I usually try not to laugh out loud when I’ve got headphones on and I’m hiding from my fellow employees during my lunch hour, but this brief conversation made me break my rule about laughing. It was just so unexpected--up until this point in “Orange is the New Black,” the only remarks about Soso have been related to her ethnic and racial ambiguity, how smelly she is, or her “Asian-ness” for lack of a better term. But in this scene, Chang’s rejection of Soso as a fellow Asian is so blunt, matter-of-fact, and complete. Frankly, I was surprised that the writers were insightful enough to throw this issue into the ring. Even briefly.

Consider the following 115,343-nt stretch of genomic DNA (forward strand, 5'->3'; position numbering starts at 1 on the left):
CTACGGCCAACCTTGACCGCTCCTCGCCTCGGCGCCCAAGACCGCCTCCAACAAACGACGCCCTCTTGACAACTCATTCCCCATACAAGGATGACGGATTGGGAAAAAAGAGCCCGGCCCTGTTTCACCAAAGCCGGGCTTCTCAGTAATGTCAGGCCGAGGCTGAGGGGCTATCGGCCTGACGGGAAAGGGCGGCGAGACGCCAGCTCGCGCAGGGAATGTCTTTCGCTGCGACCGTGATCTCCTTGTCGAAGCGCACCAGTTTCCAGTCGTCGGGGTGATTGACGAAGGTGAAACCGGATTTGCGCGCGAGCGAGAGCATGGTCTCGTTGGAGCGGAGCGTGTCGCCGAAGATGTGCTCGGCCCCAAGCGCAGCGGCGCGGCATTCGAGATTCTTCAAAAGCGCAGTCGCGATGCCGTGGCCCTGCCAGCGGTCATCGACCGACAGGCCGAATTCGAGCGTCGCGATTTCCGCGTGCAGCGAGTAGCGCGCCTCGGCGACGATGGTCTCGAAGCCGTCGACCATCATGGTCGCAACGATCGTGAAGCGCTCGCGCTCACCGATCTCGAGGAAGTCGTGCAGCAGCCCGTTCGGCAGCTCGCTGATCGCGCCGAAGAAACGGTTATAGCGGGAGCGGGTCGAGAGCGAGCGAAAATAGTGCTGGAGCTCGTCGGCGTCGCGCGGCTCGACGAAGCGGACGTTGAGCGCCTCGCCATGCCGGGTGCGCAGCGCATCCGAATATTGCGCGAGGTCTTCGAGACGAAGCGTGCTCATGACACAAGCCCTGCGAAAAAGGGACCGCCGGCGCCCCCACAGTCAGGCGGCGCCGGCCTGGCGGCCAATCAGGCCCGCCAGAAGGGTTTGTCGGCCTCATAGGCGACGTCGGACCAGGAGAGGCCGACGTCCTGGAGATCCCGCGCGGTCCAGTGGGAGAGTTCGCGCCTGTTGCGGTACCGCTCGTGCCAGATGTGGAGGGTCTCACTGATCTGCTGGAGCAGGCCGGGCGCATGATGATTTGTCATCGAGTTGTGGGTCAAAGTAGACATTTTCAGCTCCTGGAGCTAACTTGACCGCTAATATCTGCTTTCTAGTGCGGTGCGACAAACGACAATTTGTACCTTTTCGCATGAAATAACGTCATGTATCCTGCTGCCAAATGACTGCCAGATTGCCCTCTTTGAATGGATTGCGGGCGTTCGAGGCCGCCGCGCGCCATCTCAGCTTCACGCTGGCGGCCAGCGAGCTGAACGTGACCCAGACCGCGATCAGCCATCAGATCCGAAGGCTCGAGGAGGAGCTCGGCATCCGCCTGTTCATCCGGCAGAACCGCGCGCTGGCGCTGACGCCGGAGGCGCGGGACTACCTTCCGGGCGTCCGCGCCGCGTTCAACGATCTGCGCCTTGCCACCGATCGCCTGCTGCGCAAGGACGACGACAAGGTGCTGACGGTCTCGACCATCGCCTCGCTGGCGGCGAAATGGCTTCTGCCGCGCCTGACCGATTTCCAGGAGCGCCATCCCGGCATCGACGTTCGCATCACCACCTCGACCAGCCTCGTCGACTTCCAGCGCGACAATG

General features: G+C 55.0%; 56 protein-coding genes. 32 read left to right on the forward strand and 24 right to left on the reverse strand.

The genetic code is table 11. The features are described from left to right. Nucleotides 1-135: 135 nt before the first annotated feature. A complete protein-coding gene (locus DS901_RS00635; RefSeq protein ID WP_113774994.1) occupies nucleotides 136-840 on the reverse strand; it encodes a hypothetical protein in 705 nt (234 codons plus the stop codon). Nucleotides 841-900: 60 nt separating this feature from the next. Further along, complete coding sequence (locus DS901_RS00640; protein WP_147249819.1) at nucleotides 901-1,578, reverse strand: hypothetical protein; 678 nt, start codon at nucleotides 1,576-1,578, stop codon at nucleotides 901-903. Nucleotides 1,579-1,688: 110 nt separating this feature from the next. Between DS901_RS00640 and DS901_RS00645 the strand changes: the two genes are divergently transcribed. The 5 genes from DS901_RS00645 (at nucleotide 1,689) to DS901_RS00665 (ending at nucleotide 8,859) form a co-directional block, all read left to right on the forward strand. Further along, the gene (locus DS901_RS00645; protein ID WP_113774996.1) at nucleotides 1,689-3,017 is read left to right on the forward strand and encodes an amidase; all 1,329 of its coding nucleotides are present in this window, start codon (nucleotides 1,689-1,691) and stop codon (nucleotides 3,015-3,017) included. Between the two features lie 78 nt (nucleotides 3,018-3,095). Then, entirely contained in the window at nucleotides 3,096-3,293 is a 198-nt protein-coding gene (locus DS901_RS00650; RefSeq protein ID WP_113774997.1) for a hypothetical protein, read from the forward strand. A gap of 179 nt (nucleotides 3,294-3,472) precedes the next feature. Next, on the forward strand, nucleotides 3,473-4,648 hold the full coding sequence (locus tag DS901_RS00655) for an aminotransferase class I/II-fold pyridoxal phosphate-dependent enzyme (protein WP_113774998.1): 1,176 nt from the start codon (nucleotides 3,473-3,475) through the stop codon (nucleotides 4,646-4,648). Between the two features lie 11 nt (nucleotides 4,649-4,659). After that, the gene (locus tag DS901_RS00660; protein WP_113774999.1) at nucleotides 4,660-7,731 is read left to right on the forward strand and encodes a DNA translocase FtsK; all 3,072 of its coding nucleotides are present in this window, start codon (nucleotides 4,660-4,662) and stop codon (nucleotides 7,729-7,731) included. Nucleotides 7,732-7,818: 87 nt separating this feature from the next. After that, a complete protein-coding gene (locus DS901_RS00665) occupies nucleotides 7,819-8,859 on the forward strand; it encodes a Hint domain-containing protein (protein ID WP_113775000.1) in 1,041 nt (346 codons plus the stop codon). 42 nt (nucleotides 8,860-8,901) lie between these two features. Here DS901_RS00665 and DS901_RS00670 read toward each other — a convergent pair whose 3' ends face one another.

As a person of mixed Asian and white heritage, I’ve been caught in these sorts of situations. You know, the type where you try to fit in and you feel like you identify with your Asian roots and/or your white roots and then suddenly someone slams the door in your face and essentially tells you, “No, you’re not part of this club.” I’ve heard experiences like this echo over the mixed airwaves both in real life and social media, but this is the first time I’ve seen it done in the mainstream world of film and television.
In fact, Soso might be a first for mainstream media. Because let’s face it--usually, if there is a person of mixed Asian descent in a movie or on TV, their heritage is not a topic of discussion and they’re going to be playing a character who is supposed to be only Asian… Or they’re on the SyFy channel on some show where part Asian people are considered the “future.” Surprise, we’re already here.